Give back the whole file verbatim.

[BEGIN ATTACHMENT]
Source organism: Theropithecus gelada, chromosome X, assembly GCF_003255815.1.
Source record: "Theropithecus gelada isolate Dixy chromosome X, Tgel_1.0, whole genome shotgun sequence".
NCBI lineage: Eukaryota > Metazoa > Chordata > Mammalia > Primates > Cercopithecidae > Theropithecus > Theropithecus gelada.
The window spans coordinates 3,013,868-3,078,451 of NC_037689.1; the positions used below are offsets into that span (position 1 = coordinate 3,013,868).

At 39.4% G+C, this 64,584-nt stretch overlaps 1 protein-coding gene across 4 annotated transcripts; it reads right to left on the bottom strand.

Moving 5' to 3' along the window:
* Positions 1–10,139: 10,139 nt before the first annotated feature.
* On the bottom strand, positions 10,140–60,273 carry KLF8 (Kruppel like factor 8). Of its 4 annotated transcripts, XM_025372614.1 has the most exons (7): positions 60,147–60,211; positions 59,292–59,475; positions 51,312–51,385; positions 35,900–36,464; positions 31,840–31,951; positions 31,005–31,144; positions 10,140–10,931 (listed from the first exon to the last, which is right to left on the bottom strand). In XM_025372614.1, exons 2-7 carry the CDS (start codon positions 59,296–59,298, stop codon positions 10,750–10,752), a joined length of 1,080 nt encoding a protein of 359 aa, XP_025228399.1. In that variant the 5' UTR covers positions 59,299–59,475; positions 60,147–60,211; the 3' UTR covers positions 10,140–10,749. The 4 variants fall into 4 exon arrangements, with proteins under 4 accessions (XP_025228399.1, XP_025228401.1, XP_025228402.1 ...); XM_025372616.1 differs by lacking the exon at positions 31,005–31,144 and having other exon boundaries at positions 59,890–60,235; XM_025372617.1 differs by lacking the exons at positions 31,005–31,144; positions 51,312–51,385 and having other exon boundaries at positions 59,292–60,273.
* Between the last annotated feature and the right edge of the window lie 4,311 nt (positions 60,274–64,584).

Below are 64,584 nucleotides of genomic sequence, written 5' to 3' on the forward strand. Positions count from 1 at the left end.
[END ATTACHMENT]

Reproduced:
Source organism: Theropithecus gelada, chromosome X, assembly GCF_003255815.1.
Source record: "Theropithecus gelada isolate Dixy chromosome X, Tgel_1.0, whole genome shotgun sequence".
NCBI lineage: Eukaryota > Metazoa > Chordata > Mammalia > Primates > Cercopithecidae > Theropithecus > Theropithecus gelada.
The window spans coordinates 3,013,868-3,078,451 of NC_037689.1; the positions used below are offsets into that span (position 1 = coordinate 3,013,868).

At 39.4% G+C, this 64,584-nt stretch overlaps 1 protein-coding gene across 4 annotated transcripts; it reads right to left on the bottom strand.

Moving 5' to 3' along the window:
* Positions 1–10,139: 10,139 nt before the first annotated feature.
* On the bottom strand, positions 10,140–60,273 carry KLF8 (Kruppel like factor 8). Of its 4 annotated transcripts, XM_025372614.1 has the most exons (7): positions 60,147–60,211; positions 59,292–59,475; positions 51,312–51,385; positions 35,900–36,464; positions 31,840–31,951; positions 31,005–31,144; positions 10,140–10,931 (listed from the first exon to the last, which is right to left on the bottom strand). In XM_025372614.1, exons 2-7 carry the CDS (start codon positions 59,296–59,298, stop codon positions 10,750–10,752), a joined length of 1,080 nt encoding a protein of 359 aa, XP_025228399.1. In that variant the 5' UTR covers positions 59,299–59,475; positions 60,147–60,211; the 3' UTR covers positions 10,140–10,749. The 4 variants fall into 4 exon arrangements, with proteins under 4 accessions (XP_025228399.1, XP_025228401.1, XP_025228402.1 ...); XM_025372616.1 differs by lacking the exon at positions 31,005–31,144 and having other exon boundaries at positions 59,890–60,235; XM_025372617.1 differs by lacking the exons at positions 31,005–31,144; positions 51,312–51,385 and having other exon boundaries at positions 59,292–60,273.
* Between the last annotated feature and the right edge of the window lie 4,311 nt (positions 60,274–64,584).

Below are 64,584 nucleotides of genomic sequence, written 5' to 3' on the forward strand. Positions count from 1 at the left end.